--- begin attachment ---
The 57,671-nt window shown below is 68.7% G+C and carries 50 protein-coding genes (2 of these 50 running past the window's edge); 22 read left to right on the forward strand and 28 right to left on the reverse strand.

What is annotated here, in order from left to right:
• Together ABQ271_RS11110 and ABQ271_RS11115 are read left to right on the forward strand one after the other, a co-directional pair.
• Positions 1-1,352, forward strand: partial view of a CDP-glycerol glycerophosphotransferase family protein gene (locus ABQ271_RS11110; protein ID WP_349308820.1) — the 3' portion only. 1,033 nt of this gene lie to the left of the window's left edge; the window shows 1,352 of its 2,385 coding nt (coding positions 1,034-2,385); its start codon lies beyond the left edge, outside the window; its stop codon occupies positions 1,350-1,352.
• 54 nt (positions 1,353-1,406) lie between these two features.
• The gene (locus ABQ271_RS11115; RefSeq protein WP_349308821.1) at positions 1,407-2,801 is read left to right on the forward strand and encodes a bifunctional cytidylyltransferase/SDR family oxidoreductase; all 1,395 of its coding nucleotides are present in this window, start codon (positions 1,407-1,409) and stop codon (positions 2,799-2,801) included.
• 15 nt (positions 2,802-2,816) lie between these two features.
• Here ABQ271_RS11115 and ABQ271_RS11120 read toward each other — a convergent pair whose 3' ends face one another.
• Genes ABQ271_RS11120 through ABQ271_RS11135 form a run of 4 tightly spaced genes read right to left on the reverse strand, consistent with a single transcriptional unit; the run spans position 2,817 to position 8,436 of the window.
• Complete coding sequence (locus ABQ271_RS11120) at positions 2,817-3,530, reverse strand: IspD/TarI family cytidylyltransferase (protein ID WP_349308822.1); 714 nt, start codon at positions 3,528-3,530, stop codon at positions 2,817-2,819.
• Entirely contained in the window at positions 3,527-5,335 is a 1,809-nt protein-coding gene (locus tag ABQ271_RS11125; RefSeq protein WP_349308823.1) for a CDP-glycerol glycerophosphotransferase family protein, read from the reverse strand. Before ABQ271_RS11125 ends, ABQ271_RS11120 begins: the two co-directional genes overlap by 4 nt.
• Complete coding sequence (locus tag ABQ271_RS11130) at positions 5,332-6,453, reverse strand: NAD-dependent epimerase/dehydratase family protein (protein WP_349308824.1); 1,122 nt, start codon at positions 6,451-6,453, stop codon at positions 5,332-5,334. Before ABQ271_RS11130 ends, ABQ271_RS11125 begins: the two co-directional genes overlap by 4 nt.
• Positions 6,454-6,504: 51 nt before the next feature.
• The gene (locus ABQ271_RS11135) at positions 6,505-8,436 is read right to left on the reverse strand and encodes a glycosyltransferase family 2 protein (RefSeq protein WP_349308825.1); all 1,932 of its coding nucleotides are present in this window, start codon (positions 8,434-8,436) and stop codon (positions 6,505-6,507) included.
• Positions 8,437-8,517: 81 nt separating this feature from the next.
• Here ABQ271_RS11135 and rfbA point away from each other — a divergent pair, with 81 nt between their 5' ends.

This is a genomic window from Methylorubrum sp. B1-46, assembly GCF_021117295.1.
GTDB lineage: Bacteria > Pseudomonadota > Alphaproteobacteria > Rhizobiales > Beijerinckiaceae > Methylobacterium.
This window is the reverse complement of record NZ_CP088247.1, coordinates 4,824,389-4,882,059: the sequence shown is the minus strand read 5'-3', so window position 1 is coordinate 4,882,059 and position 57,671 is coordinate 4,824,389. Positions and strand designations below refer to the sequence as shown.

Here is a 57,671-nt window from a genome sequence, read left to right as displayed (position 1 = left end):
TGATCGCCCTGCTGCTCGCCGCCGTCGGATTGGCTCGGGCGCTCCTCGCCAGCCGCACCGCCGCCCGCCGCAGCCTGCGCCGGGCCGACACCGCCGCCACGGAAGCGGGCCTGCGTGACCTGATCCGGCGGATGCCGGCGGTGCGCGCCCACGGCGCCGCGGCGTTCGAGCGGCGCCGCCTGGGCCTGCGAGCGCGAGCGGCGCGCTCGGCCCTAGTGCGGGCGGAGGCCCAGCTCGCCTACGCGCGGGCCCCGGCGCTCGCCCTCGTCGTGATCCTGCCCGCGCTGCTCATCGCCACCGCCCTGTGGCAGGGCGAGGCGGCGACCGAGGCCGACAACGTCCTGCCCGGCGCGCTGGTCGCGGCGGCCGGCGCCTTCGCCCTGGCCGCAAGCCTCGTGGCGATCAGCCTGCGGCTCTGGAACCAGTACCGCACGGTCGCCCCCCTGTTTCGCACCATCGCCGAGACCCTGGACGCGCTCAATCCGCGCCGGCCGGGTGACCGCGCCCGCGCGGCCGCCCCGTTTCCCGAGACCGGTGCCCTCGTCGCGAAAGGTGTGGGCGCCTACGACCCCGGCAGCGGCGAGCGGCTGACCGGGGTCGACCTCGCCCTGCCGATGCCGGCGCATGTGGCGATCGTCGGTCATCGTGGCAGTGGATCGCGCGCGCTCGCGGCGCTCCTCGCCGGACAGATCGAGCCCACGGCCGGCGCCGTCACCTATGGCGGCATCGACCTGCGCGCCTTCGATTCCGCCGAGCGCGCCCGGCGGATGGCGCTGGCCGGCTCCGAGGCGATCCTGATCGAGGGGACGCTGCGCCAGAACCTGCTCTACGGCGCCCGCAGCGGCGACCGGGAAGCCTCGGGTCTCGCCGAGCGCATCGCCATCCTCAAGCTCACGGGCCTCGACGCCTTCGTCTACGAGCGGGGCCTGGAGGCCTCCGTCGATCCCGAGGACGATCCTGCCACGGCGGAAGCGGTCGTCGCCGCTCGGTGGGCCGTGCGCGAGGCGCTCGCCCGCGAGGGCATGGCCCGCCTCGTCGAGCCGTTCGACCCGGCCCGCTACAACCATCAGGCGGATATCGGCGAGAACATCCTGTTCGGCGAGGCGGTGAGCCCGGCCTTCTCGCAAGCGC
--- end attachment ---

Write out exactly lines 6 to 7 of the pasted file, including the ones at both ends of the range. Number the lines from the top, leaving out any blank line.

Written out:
• The gene (locus ABQ271_RS11115; RefSeq protein WP_349308821.1) at positions 1,407-2,801 is read left to right on the forward strand and encodes a bifunctional cytidylyltransferase/SDR family oxidoreductase; all 1,395 of its coding nucleotides are present in this window, start codon (positions 1,407-1,409) and stop codon (positions 2,799-2,801) included.
• 15 nt (positions 2,802-2,816) lie between these two features.